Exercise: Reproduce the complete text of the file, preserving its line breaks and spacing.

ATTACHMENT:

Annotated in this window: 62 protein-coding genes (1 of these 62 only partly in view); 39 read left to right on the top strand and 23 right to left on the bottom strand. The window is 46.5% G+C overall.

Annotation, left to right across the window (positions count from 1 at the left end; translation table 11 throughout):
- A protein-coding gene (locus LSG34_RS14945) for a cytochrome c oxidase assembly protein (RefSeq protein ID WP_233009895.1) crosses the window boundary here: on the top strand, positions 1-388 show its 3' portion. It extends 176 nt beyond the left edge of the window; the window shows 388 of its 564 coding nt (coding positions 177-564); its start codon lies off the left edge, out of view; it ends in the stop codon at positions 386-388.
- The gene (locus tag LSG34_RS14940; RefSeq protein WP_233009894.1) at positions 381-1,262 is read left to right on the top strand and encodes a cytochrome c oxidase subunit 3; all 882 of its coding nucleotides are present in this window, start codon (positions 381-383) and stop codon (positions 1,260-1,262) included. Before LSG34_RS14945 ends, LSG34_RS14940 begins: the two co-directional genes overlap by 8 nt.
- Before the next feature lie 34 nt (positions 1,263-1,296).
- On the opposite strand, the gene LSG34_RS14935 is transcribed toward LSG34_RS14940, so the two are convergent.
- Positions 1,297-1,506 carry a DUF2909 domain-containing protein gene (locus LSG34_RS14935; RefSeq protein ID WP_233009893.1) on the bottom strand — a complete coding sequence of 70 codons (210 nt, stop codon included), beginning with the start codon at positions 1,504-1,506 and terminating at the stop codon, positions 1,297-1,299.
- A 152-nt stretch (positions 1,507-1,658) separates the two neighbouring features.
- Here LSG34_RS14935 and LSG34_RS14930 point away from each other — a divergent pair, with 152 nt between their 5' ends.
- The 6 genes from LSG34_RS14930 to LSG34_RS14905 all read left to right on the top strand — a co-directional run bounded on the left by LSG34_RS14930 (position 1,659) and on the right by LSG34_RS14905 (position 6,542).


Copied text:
Annotated in this window: 62 protein-coding genes (1 of these 62 only partly in view); 39 read left to right on the top strand and 23 right to left on the bottom strand. The window is 46.5% G+C overall.

Annotation, left to right across the window (positions count from 1 at the left end; translation table 11 throughout):
- A protein-coding gene (locus LSG34_RS14945) for a cytochrome c oxidase assembly protein (RefSeq protein ID WP_233009895.1) crosses the window boundary here: on the top strand, positions 1-388 show its 3' portion. It extends 176 nt beyond the left edge of the window; the window shows 388 of its 564 coding nt (coding positions 177-564); its start codon lies off the left edge, out of view; it ends in the stop codon at positions 386-388.
- The gene (locus tag LSG34_RS14940; RefSeq protein WP_233009894.1) at positions 381-1,262 is read left to right on the top strand and encodes a cytochrome c oxidase subunit 3; all 882 of its coding nucleotides are present in this window, start codon (positions 381-383) and stop codon (positions 1,260-1,262) included. Before LSG34_RS14945 ends, LSG34_RS14940 begins: the two co-directional genes overlap by 8 nt.
- Before the next feature lie 34 nt (positions 1,263-1,296).
- On the opposite strand, the gene LSG34_RS14935 is transcribed toward LSG34_RS14940, so the two are convergent.
- Positions 1,297-1,506 carry a DUF2909 domain-containing protein gene (locus LSG34_RS14935; RefSeq protein ID WP_233009893.1) on the bottom strand — a complete coding sequence of 70 codons (210 nt, stop codon included), beginning with the start codon at positions 1,504-1,506 and terminating at the stop codon, positions 1,297-1,299.
- A 152-nt stretch (positions 1,507-1,658) separates the two neighbouring features.
- Here LSG34_RS14935 and LSG34_RS14930 point away from each other — a divergent pair, with 152 nt between their 5' ends.
- The 6 genes from LSG34_RS14930 to LSG34_RS14905 all read left to right on the top strand — a co-directional run bounded on the left by LSG34_RS14930 (position 1,659) and on the right by LSG34_RS14905 (position 6,542).